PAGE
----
From the Publisher: Carlos Webster was fifteen in the fall of 1921 the first time he came face-to-face with a nationally known criminal. A few weeks later, he killed his first man—a cattle thief who was rustling his dad’s stock. Now Carlos, called Carl, is the hot kid of the U.S. Marshals Service, one of the elite manhunters currently chasing the likes of Dillinger, Baby Face Nelson, and Pretty Boy Floyd across America’s Depression-ravaged heartland. Carl wants to be the country’s most famous lawman.

Now I’m biased. I LOVE Elmore Leonard’s novels. I usually read 2-3 a year, more as a guilty pleasure. They are the epitome of cool. The only downside, is that they’re basically all the same. Someone is always a snazzy dresser, there’s always crazy story lines involving multiple subplots and coincidences that always end up being relevant and tying into a neat little package.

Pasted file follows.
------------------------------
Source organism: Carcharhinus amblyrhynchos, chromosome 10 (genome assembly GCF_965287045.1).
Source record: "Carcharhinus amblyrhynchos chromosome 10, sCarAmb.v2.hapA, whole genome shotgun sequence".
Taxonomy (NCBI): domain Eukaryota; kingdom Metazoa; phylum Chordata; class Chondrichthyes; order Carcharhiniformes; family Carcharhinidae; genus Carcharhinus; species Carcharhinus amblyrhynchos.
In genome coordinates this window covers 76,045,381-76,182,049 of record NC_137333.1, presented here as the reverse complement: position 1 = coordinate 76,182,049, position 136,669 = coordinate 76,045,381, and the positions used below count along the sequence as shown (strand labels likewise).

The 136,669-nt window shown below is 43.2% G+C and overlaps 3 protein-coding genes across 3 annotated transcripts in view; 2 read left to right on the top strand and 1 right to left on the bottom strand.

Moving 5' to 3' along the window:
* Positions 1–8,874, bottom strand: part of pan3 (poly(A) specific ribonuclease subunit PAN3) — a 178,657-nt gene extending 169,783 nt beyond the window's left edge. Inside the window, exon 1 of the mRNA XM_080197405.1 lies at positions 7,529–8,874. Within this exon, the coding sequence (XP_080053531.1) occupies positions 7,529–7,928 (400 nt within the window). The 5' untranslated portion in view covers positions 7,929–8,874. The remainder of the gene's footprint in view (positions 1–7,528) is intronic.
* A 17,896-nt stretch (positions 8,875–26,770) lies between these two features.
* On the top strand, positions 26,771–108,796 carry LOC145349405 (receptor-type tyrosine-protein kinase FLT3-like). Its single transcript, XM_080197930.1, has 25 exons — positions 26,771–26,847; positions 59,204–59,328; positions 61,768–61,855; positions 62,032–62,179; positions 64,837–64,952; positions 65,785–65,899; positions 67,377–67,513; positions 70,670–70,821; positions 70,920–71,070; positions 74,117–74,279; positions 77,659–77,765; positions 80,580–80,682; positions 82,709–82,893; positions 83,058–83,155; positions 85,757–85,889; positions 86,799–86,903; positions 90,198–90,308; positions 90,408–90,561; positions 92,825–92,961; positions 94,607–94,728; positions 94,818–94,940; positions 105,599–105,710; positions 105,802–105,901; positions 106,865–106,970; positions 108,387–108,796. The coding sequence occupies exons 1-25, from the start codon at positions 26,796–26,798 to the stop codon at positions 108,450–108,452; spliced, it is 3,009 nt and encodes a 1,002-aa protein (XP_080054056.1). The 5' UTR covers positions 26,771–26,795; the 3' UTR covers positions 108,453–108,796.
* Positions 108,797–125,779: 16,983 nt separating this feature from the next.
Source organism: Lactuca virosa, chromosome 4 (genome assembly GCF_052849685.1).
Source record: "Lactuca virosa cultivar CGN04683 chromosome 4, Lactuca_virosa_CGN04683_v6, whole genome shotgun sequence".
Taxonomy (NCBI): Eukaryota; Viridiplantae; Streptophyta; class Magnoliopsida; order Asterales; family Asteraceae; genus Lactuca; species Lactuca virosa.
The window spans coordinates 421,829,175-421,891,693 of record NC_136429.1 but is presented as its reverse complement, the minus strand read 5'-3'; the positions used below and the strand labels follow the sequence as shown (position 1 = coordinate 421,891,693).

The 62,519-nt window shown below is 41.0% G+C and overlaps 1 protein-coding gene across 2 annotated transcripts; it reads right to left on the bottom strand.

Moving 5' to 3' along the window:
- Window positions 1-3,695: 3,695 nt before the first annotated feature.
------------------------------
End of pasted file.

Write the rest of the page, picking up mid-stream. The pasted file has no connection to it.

Which is why The Hot Kid was such a surprise. Elmore Leonard began his career writing westerns…which is now pretty much a dead genre. Luckily for him, he was even better at writing crime fiction.

But the Hot Kid he kind of gets the best of both worlds. It’s not quite a Western, but as close as you can get. It’s the 1930s and gangsters are grabbing the headlines. His main character (Carl) is a snazzy dresser with an even better tag line: If I pull my gun, I shoot to kill.

There aren’t any of the crazy storylines (which I actually enjoyed – sometimes I can’t always keep up with the weaving of the storylines in his modern day tales). This was more of a straight forward telling.

Still Elmore Leonard, but with a refreshing twist. Don’t know if I’d want him to return too many times, but still highly entertaining. One of those books perfect for a cottage.

I give this four quick draws out of five.